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Mortgage Loan Process - What is it?

Apr 22, 2008
I have a web site that covers the mortgage loan process. I thought it was comprehensive but I get at least one question a day about the loan process. Perhaps it is only unclear because many things actually happen in parallel.

The first thing you should always do is shop interest rates and find a local mortgage broker that you feel comfortable with, is experienced and reputable.

First Step, Application:

You should go into the brokers/bankers office and you fill out a 1003 (loan application). You should also bring in your bank statements, retirement accounts, 401ks, W2s and tax returns and what ever else the Loan Officer requested. The Loan Officer makes copies and gives you back your originals.

An application can be filled out on line but I really don't recommend you do that. Filling out an "on line" application is ok if you know whom you are dealing with and they are local. This could possibly save you a trip to the office but you really need that eye to eye contact. You should never just fill out an application on line if you don't know who they are or if they are not local (even if they are a major branded company). Do not complete any request that suggest multiple offers as these companies sell your information over and over. This is not good.

During the time you with the loan officer he will review your documentation and with most companies he will pull your credit report while you are with him. If you are unsure at this point, tell them NOT to pull your credit but remember until they do they can't give any firm commitments.

After the documentation review the Loan Officer will tell you "based on the information he has" that you qualify for "this type" of loan. He should at this time tell you about all loan types you qualify for. You should talk about the advantages and disadvantages. He will also discuss interest rates and terms.

At this point you guys decide on your course of action. HE SHOULD AT THIS TIME GIVE YOU A GOOD FAITH ESTIMATE. The LO then puts all your official paper work in the file and turns it over to the processor.


The processor makes sure all the documents are in the file, puts the paperwork in order, enters it into DU or LP (automated systems) and then receives an automated approval or turn down. This is always "subject to" supporting documentation including appraisal, inspections, and title work.

Processing then verifies employment, verifies residence, orders an appraisal, and orders a title search and title insurance. I won't go into the documentation requirements here but this is when things start to happen in parallel.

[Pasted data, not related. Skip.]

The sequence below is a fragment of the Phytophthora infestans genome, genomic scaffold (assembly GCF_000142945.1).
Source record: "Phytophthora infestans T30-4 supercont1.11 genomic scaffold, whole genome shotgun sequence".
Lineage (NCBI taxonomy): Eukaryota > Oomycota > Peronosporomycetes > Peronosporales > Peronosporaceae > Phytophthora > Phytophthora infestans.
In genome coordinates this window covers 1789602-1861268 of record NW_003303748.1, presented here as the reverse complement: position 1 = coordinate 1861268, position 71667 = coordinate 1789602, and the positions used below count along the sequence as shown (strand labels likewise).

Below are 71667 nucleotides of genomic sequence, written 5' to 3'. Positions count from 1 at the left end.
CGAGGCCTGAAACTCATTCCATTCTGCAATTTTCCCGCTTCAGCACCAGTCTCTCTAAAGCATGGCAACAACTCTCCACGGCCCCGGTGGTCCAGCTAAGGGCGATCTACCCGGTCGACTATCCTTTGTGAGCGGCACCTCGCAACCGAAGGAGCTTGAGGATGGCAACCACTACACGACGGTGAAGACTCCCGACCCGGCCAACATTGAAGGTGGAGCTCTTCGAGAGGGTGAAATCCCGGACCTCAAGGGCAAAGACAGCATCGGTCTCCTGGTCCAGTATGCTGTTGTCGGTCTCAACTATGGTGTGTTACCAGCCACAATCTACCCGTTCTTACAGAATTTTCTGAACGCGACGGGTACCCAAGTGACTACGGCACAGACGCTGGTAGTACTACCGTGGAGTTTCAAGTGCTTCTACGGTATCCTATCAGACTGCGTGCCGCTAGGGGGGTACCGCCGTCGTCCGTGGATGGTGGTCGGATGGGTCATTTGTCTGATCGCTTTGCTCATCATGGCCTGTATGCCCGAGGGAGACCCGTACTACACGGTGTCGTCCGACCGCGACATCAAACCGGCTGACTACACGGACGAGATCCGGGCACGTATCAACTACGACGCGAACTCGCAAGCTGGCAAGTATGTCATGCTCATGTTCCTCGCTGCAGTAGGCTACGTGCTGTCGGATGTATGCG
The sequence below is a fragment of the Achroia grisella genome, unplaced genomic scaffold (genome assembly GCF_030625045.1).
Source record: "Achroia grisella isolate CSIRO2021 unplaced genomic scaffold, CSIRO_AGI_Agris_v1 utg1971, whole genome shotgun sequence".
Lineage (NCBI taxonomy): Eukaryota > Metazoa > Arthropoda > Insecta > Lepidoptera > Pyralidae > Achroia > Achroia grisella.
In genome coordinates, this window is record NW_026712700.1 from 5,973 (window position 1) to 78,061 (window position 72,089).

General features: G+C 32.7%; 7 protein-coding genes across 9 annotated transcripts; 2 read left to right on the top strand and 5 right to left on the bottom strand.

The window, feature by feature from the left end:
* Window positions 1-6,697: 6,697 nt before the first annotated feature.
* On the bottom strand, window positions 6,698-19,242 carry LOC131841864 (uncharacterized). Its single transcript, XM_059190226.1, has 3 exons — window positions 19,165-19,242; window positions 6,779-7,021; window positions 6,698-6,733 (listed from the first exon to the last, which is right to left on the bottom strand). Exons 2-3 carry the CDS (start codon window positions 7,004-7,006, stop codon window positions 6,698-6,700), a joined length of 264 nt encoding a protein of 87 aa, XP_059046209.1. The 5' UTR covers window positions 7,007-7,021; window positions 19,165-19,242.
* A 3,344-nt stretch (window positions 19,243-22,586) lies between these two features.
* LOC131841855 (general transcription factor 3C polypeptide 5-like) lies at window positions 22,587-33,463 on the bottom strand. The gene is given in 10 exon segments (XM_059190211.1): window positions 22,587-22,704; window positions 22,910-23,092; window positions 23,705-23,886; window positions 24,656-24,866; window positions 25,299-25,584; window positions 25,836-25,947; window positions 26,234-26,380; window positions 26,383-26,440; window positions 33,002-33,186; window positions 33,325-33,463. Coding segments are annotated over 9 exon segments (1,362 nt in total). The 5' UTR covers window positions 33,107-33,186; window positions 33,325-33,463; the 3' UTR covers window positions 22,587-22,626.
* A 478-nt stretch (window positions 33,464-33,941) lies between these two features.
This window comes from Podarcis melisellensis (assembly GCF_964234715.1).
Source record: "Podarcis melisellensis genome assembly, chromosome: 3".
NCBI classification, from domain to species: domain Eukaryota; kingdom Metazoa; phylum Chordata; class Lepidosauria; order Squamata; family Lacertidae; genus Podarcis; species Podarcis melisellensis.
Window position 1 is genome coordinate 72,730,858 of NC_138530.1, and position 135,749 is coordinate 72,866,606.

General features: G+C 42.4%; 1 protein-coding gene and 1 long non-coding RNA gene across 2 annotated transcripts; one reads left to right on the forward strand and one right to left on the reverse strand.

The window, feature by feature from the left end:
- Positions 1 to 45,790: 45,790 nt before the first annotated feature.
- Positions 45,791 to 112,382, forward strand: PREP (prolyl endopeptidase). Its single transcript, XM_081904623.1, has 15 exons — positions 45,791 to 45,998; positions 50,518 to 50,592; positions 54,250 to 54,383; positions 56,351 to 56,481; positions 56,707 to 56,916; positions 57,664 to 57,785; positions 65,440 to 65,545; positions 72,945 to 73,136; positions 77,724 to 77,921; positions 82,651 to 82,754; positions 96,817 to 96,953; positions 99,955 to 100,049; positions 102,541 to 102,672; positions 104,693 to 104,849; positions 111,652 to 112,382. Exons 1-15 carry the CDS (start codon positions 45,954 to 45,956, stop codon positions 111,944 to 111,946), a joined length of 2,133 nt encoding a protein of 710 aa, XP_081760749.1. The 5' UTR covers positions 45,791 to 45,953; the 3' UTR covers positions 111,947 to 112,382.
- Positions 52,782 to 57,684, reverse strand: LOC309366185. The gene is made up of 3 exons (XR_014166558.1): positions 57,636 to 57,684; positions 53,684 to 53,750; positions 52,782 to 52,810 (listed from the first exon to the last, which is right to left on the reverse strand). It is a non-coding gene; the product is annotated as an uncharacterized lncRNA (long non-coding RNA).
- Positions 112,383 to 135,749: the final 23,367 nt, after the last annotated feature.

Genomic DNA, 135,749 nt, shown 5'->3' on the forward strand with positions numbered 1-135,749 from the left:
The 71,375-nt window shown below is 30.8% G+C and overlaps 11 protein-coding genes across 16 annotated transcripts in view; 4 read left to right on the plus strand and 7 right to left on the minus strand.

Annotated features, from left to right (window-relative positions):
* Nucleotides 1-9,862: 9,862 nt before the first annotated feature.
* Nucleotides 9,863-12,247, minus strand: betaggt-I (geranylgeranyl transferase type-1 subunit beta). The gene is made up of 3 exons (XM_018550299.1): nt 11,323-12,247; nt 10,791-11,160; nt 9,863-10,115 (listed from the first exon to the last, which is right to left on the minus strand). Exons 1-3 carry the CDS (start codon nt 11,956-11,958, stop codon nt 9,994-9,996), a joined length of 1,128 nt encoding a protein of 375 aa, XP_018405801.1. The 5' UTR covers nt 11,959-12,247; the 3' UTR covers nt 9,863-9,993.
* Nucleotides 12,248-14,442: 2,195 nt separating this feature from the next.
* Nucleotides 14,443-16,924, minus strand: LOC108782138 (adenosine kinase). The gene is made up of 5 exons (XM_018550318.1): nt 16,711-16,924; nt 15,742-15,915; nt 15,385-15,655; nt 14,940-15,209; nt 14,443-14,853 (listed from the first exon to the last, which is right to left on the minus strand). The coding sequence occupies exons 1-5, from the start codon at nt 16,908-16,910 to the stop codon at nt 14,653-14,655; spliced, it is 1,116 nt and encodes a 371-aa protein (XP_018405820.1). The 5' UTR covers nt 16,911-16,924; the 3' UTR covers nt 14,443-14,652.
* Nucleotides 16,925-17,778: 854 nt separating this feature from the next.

After the processor has received all these verifications back, the appraisal, and basic title work, they will review the file again and if it still qualifies they will forward the file to the lender's underwriter.

At this point the processor does not have a title policy or guarantee, but the title company has reported that there are no clouds on the title. Shame on the processor if she forgot to order this because it can delay your loan later. The actual title policy is not issued until later when the underwriter gives a "clear to close".

The Underwriting Process:

The lender's underwriter reviews what is in the file, runs the numbers, and verifies that all of the documentation is present and that it supports the DU or LP approval.

They also review the appraisal and the title at this time. This is part of the underwriting process. If there are problems in the appraisal review or title they will address them to the processor. The underwriter will also do some reverification of employment and bank statements. They will always pull your credit again just before closing.

The processor will communicate with the LO and appraiser and/or title company to resolve the issues. This is part of the underwriting process. The processor collects the requested "stuff" and then forwards all information to the underwriter.

Only when the underwriter is happy will they give an "ok to close". This ok is usually subject to receiving the title insurance policy from the title company. The title company faxes or transmits electronically the info to the lender. Then the Lender sends the closing documents to the closing company. This can sometimes take two to three days.

You have an appointment to close. You sign the documents and your loan is closed and you get the keys.

Processing only take a week after you have provided all the documentation requested. The underwriting normally takes about 14 to 28 days. This time includes communicating with the processor if there are any deficiencies.

Every loan file is different; each Lender has different requirements and markets vary, so it is impossible to give an exact duration for each step.

The Key: Understand the sequence and demand your loan officer gives you full details about what is going on. If you don't understand don't be afraid to say so. This is YOUR investment. Demand the facts. LO's sometimes use industry terminology, ask what they mean if you don't understand!
About the Author
Connie Sanders talks with homebuyers every day helping them understand mortgage guidelines and what their best options are. Learn more about the mortgage loan process and your options at: http://www.mortgageunderwriters.com
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